List of Morehouse College alumni

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An obelisk named in honor of Howard Thurman stands to the right of King Chapel on the campus of Morehouse College

This is a list of notable alumni which includes currently matriculating students, and alumni who are graduates or non-matriculating students of Morehouse College.

Morehouse College is a private, four-year, all-male, historically black college in Atlanta, Georgia. During enrollment at the college students are known as "Men of Morehouse." Upon graduation, alumni are initiated as lifetime "Morehouse Men." ,

See also Morehouse College alumni.

Academia[edit]

Educators[edit]

Name Class year Notability Reference(s)
Russell L Adams 1952 Chair, Department Afro-American Studies, Howard University (1971-2005); Professor Emeritus, Howard University
Benjamin Brawley 1901 first Dean of Morehouse College
Calvin O. Butts 1972 President, SUNY College at Old Westbury; Pastor, Abyssinian Baptist Church [1]
Ronald L. Carter 1971 President, Johnson C. Smith University; former Dean of Students Boston University and the University of the Witwatersrand in South Africa
James A. Colston 1932 2nd President, Bethune-Cookman University; President Knoxville College; President Savannah State University; 2nd President Bronx Community College
Samuel DuBois Cook 1948 first Black Professor Emeritus and Trustee Emeritus at Duke University; President Dillard University 1974-1997
Charles D. Churchwell 1952 former Dean of Library Services at Washington University in St. Louis; Brown University and Miami University (OH)
Guy C. Craft 1951 former Dean of Library Services at Chicago State University; former Library Director at Robert W. Woodruff Library of the Atlanta University Center and former Interim Dean of the School of Library and Information Studies at Clark Atlanta University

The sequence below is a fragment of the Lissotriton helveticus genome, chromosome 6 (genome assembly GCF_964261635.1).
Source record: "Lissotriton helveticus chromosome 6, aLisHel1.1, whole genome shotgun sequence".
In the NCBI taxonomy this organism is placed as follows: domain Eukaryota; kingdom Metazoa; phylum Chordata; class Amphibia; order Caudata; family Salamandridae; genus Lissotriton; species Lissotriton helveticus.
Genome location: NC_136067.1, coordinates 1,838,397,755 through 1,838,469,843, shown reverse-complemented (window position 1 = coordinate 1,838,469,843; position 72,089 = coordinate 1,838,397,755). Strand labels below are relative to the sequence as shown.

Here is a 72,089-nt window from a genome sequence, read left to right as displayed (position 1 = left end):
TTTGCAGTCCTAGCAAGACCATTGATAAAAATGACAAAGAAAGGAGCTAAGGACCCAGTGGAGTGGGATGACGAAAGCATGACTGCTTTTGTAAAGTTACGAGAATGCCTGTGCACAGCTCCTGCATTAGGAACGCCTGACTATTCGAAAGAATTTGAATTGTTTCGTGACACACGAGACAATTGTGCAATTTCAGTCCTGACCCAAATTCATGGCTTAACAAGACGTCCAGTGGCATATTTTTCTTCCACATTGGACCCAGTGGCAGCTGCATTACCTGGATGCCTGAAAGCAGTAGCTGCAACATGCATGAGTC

Abraham L. Davis 1961 Distinguished Professor and Chair, Political Science Department, Morehouse College
Mordecai Wyatt Johnson 1911 First African-American president of Howard University [2]
James C. Early 1969 Distinguished Director of Cultural Heritage Policy at the Smithsonian Institution Center for Folklife and Cultural Heritage, Washington, D.C. [3]
Eddie Glaude 1989 Chair, Center for African American Studies and Professor at Princeton University; Guest Contributor: The Tavis Smiley Show [4]
Marshall Grigsby 1968 former President of Benedict College and former Vice President, Provost and CEO of Hampton University
John Hopps, Jr. 1958 former Director of the Charles Stark Draper Laboratory and Distinguished Physics Professor at the Massachusetts Institute of Technology; Recipient of the Materials Advancement Award
David Jones 1983 Vice President of Human Resources, Stanford University
Walter J. Leonard former Assistant Dean Harvard Law School; former President of Fisk University; Two Fellowships are named in his honor at Oxford University [5]
James Nabrit, Jr. 1923 Second African-American president of Howard University and former Deputy United Nations Ambassador
Calvin Mackie 1990 former Professor of Engineering, Tulane University; winner of the 2003 Presidential Award for Excellence in Science, Mathematics and Engineering; Black Engineer of the Year for College Level Educators
Walter E. Massey 1958 President, School of the Art Institute of Chicago; former Professor of Physics at the University of Chicago; former Dean of the College of Physics at Brown University; former Provost of the University of California System; President Emeritus at Morehouse College
Richard McKinney 1931 first African American President of Storer College; former Dean at Virginia Union University and Morgan State University
Richard J. Powell 1975 Distinguished Professor of Art History at Duke University; editor-in-chief, the Art Bulletin; Wilbur Lucius Cross Medalist, Yale University Alumni of the Year Award [6]
Ronald S. Sullivan Jr. 1989 Professor, Harvard Law School and Director of the Criminal Justice Inst. at Harvard Law; Legal Analysts CNN, Fox News
James F. Williams current Dean of Libraries University of Colorado at Boulder , 2002 Melvil Dewey Medal recipient
Charles V. Willie 1948 Distinguished Professor Emeritus, Harvard University Graduate School of Education
John S. Wilson, Jr. 1979 Executive Director of the White House Initiative on Historically Black Colleges and Universities; former Assistant Provost at the Massachusetts Institute of Technology [7]



Business[edit]

Robert L. Mallet former Deputy Secretary of Commerce former Vice President of Pfizer